If anyone asks, I’m forced to say I have Fib 25 from Bell as my service. More Fib than Fibe.

To Facebook or Not To Facebook


That has been the question for awhile. I just deactivated my Facebook account for the third time, which means I’ve given it three tries. Enough, I think, to say that Facebook isn’t for me. I get it, but the “it” doesn’t hold much for me.

The problem with social media is the “social.” I’ve never been good at small talk, and that’s primarily what Facebook and Twitter are about. My primary interest in the Internet is information. For personal communication there is email. I like email. It’s private, personal, and efficient. Social media encourage people to post what they had for dinner, what they’re watching on TV, what new movie they’ve seen. All perfectly innocent things, but they take time to read and I’m at a loss what to reply, if anything.

I maintain my Twitter account, but I don’t tweet. I use it as a clipping service for breaking science and technology stories.

I think I’m either too old for Facebook, or too introverted. Take your pick. But for Facebook and me it’s strike three and you’re out.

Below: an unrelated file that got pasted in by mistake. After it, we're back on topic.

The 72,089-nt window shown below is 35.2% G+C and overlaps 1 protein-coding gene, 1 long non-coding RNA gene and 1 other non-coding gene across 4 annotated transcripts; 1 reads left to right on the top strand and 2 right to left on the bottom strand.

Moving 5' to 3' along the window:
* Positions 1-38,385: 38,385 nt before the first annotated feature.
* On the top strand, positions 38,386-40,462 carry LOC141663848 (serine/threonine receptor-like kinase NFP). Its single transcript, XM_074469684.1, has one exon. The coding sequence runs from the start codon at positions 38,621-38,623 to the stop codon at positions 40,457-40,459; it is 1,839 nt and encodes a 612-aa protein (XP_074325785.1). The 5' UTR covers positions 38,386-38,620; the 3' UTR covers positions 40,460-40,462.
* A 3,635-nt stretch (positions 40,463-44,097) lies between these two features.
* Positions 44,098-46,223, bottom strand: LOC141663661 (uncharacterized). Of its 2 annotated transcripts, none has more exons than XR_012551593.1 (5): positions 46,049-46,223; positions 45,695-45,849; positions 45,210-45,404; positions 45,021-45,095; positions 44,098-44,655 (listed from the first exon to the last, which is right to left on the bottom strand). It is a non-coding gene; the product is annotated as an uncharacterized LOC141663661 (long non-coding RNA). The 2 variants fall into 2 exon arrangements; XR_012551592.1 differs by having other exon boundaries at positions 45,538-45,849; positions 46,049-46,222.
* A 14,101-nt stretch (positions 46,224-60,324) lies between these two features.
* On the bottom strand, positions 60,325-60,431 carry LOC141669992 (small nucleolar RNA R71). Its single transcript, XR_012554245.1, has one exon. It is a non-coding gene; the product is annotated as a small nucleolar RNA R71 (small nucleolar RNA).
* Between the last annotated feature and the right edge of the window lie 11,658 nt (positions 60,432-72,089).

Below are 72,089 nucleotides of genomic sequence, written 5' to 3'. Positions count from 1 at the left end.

Getting a PVR


Slow to catch up with television technology, we just rented our first PVR. I drove the old basic non-HD converter to Rogers at Clarkson Crossing and after very long wait in line while customers either worried about or argued over their cellphone charges, my converter was swapped out for a Cisco Explorer 8642HD that can record up to 20 hours of TV.

I drove home and hooked it up. HDMI, good. Goes to Input 5 on the Sharp LCD TV. Power cord into outlet, yes, power cord, power cord. I wasn’t given a power cord. Nice.

I drive back to Clarkson Landing and have another wait while a customer worries about her cell-phone plan then mention to the lad serving me that he forgot to give me a power cord. “Oh, my fault,” he says with no remorse at all reflected in his face and he goes into the storeroom and brings me a cable, ending with the inevitable “Have a nice day.”

Back home. Power cord into outlet. Bingo.

The HD channels come in crisp and clear making me glad already that I moved up to HD from Standard. Enough for one day. We try out the recording part by setting the unit to record the movie True Grit, the John Wayne classic, showing on one of the movie channels.

The next day I tried hooking the unit to play through my VCR/DVD-RW unit to see if I could record a recorded show in case I wanted to see it again after removing it from the PVR’s hard disk. I cabled it correctly, but all I got on Line 1 and 2 was a blue screen, no image. The only way I could get the image to play through was on the co-ax, which degrades the image. Not a big deal, but irritating in a technology kind of way.